Thursday, November 24, 2011

Another Monomythic Structure

I was reading the October issue of the Journal of Popular Culture (yes, a little behind on my reading), and I stumbled across this gem in a paper about the Omen trilogy.

Jewett and Lawrence have argued that the classical monomyth is not a common pattern in American popular culture. In the United States, mythic consciousness has evolved into a distinct form that highlights redemption rather than initiation. It dramatizes the Judeo-Christian redemption discourse that emerged early in American culture to produce a narrative in which "[a] community in a harmonious paradise is threatened by evil: normal institutions fail to contend with this threat: a selfless superhero emerges to renounce temptations and carry out the redemptive task: aided by fate, his decisive victory restores the community to its paradisal condition: the superhero then recedes into obscurity" (Jewett and Lawrence, American Monomyth xx). In this mythic narrative, helpless communities are redeemed by a Christ figure who is never integrated into the community, but leaves at the end, remaining a perpetual outsider. He or she has an unchanging moral perfection and a strong capability for action while the community is changeable and must be saved through the violent action of the hero.

The author is Neil Gerlach, and the paper is "Antichrist as Anti-Monomyth." As you might imagine, this paragraph has grabbed my interest. I'm deeply interested in the ways these various monomyths might be useful to writers. So I hopped onto my university's library site and ran a quick search, and from this preliminary scan, it seems Jewett and Lawrence were primarily concerned with comic book narratives and characters, though they did apply some of these concepts to news stories about modern warfare.

Before I pursue this line of inquiry further, I thought I would ask if any of you have looked at this American monomyth, and if so, did you find it useful?



David YB Kaufmann said...

It sounds like an excursion into both reductive theory and simplistic allegorization. Neither really pass muster; ketchup doesn't help either. The superhero comic book has too many mythic types to fit into such rigid stereotyping. (There's probably a "framing" pun in there.) Then too, many, if not most, of the innovators of the field were Jewish and would have a very different conception of the Redemption metaphor. Comics were created as Nazism was on the rise and entered their "Silver Age" during the time of the Red Scare and rising awareness of the Holocaust.
Just one quick critique of the reasoning: The secret identity is important to the super-hero genre. the superhero IS part of and integrated within society. One simply can't reduce Superman, Batman, Spiderman, X-Men, Green Lantern etc., etc. to a "monomythic structure" without violating several rules of common sense, decency and narrative.
That said, Booker's "Seven Basic Plots" does a better job of discussing mythic structure and narrative.
I don't know if the article would qualify as one of Orwell's examples, but from the description you gave it seems to be more "desperate to publish or perish" than good scholarship. Not an article I would read, anyway. (Full disclosure: I do have a Ph.D. in English.)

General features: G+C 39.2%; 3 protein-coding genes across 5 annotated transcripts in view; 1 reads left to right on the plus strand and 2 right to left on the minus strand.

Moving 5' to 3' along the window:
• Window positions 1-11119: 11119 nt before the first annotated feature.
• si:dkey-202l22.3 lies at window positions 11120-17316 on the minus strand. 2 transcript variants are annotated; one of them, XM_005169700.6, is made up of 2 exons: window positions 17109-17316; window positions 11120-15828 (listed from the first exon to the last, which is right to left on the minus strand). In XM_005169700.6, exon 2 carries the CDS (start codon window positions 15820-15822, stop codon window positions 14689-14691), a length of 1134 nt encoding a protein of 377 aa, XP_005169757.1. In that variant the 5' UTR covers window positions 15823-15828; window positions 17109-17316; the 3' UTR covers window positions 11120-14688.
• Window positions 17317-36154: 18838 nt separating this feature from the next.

Alicia said...

I'm interested in "redemption," which I think means something rather specific in America-- "redemption by grace alone" in the Protestant sense.

Is this different-- "being redeemed" (presumably by above) than "redeeming yourself" through your actions?

I think redeeming yourself by your actions makes for better fiction, but it seems like many of our compatriots are more entranced by redemption without action, by grace alone, which I find sort of boring. It's like the concept of "destined love", where you don't have to work for it to get it. I can sort of get the appeal of it in life, but not in fiction.

Edittorrent said...

David, yes, I think monomythic structure is by nature both reductive and simplistic. I don't think it quite reaches the level of allegory until the structure is attached to a story, though. Excellent points. Thanks for raising them! When you say the superhero is part of society, you mean the superhero's alter identity, right? I mean, Superman doesn't stick around for a cup of coffee after he defeats the joker. But Clark Kent does. (The duality of these roles raises a whole different set of monomythic principles, the whole Levi-Strauss twins thing.)


Edittorrent said...

Alicia, then if you factor in the whole set of stories in which fated love leads to separation of the lovers -- the whole Bridges of Madison County thing, self-sacrifice as proof of love (utter nonsense, IMO, but it's a clear story type) -- the nature of redemption becomes even more muddy. I mean, think about how that applies to Bridges. They have an extramarital affair, naughty things, but it's twoo wuv so they should be forgiven. Or at least understood. Or sympathized with. Or something. And in the end, because they sacrifice this great love on the altar of their preexisting commitments, it's supposed to be somehow sanctified? As if the proof of the purity is in the denial? Almost the exact opposite of real life, where that kind of denial would prove the meaningful nature of the preexisting commitments, not the extramarital affairs. It's not a redemption cycle that appeals to me.